Urbana is a missions conference, and part of missions is inviting everyone to the biggest party ever, so might we recommend having a soiree? Invite everyone you know to someone else’s house (not your house—it’s everyone you know!), have some food and some games, maybe throw on a little music—whatever you want. Dinner party, costume party, a slumber party—it can be anything. Just make sure there’s a cover charge and everyone knows that it’s for something as great as Urbana.
4. Sell Something
If you are a skilled craftsperson at anything—woodworking, knitting, making diving boards, etc.—you can sell the products of your labor for cash. Cash that can go straight into the Urbana fund. And if you’re not a skilled craftsperson, you can still sell something. Think outside the box here (sell that, for example. Why are you in a box?)—you can “sell”:
snow-shoveling muscle power
personalized iTunes playlists
20-minute blocks of wingman/wingwoman-ing time
patches of your Urbana beard
Creativity is your friend here. Grab it in a bear hug and don’t let go until it coughs up a winning idea.
5. Street Music
Going along with the “sell something” idea, if you’re an accomplished musician and have a thriving metropolis nearby, you can play your instrument for spare change wherever there’s a crowd. This is how Tracy Chapman paid for her second Ferrari. And if you think that this is an open invitation to record yourself changing the words to “Fast Car” so that it’s a song about Urbana and then post that video to our Facebook page, you’re right.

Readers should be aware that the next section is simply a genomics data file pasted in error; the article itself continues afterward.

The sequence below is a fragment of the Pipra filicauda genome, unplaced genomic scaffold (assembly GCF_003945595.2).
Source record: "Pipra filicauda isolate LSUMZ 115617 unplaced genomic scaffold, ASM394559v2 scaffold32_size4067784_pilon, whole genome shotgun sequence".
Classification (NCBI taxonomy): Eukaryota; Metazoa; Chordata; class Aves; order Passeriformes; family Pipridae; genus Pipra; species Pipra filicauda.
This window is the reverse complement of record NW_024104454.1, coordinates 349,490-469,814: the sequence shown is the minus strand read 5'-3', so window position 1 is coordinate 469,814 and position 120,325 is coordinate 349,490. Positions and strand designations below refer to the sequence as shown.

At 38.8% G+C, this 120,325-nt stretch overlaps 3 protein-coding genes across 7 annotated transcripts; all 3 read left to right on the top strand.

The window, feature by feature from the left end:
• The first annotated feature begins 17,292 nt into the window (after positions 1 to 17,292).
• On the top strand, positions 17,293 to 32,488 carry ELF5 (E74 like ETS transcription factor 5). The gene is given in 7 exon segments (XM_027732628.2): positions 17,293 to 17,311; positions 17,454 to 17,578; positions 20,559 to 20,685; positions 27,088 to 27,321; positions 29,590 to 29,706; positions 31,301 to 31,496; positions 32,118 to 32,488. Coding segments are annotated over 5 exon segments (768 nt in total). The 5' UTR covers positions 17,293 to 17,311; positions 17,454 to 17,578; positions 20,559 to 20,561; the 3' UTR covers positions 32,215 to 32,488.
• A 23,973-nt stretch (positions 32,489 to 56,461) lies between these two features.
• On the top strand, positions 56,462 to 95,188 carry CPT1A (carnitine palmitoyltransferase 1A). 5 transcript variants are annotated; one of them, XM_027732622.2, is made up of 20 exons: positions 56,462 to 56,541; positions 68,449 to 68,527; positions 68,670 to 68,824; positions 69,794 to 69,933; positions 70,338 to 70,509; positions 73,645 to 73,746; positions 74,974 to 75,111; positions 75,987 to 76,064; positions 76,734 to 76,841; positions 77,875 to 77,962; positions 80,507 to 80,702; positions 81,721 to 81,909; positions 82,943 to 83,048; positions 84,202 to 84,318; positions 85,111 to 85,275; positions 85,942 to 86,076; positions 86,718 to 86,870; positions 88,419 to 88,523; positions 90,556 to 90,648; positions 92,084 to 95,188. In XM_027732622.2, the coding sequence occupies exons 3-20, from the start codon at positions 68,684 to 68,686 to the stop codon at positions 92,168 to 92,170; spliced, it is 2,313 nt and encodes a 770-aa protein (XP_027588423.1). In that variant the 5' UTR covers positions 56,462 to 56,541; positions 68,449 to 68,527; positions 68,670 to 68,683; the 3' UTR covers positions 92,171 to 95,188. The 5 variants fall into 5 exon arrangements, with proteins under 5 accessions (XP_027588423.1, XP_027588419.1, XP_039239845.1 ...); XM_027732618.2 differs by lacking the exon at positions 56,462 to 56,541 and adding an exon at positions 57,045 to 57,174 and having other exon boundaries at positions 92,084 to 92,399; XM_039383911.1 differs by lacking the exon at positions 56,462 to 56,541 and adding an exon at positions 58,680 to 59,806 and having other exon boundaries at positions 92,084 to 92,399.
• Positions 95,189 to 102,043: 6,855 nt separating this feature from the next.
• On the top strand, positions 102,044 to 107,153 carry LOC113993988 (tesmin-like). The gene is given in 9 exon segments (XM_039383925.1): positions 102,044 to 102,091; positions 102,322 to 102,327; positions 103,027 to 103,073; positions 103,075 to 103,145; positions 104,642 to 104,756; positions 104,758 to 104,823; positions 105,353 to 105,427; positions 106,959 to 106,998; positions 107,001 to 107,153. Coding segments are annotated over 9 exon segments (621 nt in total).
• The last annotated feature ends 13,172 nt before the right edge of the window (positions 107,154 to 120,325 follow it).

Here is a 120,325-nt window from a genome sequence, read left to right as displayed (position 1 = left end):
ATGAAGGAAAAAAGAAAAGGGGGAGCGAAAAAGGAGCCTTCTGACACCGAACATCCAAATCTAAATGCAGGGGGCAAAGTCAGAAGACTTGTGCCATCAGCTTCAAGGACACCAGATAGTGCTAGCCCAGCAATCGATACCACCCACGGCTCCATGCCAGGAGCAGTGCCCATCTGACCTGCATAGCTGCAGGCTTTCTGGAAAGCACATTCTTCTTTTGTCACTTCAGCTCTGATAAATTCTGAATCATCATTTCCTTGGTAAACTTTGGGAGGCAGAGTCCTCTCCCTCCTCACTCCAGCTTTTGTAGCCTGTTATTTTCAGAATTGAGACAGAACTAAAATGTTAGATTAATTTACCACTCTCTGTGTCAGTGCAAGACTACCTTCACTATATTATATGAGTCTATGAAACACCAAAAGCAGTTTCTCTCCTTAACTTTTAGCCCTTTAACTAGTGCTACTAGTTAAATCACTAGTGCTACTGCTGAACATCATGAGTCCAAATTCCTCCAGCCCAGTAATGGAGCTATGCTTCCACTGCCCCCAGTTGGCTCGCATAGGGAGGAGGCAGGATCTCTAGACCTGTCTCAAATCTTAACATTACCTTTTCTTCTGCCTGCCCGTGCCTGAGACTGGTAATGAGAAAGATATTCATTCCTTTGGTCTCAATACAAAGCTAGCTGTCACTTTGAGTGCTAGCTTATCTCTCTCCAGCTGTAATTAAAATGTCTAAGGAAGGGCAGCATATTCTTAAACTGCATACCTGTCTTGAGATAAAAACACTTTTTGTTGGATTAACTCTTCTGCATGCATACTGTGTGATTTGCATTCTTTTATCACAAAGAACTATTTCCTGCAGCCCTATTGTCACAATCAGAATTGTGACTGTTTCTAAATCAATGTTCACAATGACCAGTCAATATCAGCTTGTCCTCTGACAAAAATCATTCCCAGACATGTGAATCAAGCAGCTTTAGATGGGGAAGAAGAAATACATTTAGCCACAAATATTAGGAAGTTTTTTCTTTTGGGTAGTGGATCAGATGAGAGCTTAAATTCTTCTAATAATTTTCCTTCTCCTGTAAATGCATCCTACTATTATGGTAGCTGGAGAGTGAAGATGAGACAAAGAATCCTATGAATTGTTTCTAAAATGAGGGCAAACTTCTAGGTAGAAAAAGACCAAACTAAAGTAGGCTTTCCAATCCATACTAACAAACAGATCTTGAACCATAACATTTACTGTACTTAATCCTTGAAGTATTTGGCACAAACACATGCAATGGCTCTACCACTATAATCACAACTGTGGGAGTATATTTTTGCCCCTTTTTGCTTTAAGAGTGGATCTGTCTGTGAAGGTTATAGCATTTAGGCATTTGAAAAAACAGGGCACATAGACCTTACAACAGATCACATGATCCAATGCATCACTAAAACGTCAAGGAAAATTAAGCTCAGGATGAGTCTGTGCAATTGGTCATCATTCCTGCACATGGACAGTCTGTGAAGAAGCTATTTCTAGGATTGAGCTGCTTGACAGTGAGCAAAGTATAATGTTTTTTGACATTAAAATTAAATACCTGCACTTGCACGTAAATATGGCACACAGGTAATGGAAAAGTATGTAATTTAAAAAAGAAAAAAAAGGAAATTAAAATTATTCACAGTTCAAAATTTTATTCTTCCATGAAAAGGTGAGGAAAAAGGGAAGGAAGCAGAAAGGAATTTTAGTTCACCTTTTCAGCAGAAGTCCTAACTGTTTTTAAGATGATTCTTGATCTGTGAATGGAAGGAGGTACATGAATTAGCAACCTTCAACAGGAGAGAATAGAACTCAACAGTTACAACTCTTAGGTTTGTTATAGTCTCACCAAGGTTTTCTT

6. U.S. Savings Bonds
This one is a long shot, but if you were born in a certain era, your grandparents bought U.S. savings bonds for you on the day you were born, knowing that, with an appreciation rate of .0008% per year, a $50 investment in the early nineties would be worth $53.61 twenty years later. Your entire family then forgot about them for this exact same reason. It’s worth a shot to say, “Hey, Mom or Dad, do I have any U.S. bonds lying around?” Trust me: this is not the most random question you’ve ever asked them.
7. Pray Some More
In all seriousness, George Müller had the right idea. There is nothing wrong with actively fundraising, of course. A conversation in which you ask people if they would like to support you is a genuinely spiritual one, and it blesses both donor and asker when done well. But fundraising must be supported by prayer. Like missions, fundraising is only done well when God is a partner in the work.
In this way, praying regularly and faithfully for God to provide funds for Urbana is like putting some training wheels on our prayer life for a season. By asking God into our fundraising, we are practicing the greater skill of allowing God to participate in our lives as a whole.
So there you have it! Several foolproof ways to fundraise for the Urbana 12 Student Missions Conference (I’ll let you decide which ones to use). We want to know your ideas too! How have you raised money for Urbana?
I look forward to seeing you all there! I’ll let you pay for my hotel room with all your extra money.
**Seriously, our purpose statement is very useful and important, and uses incredible grammar.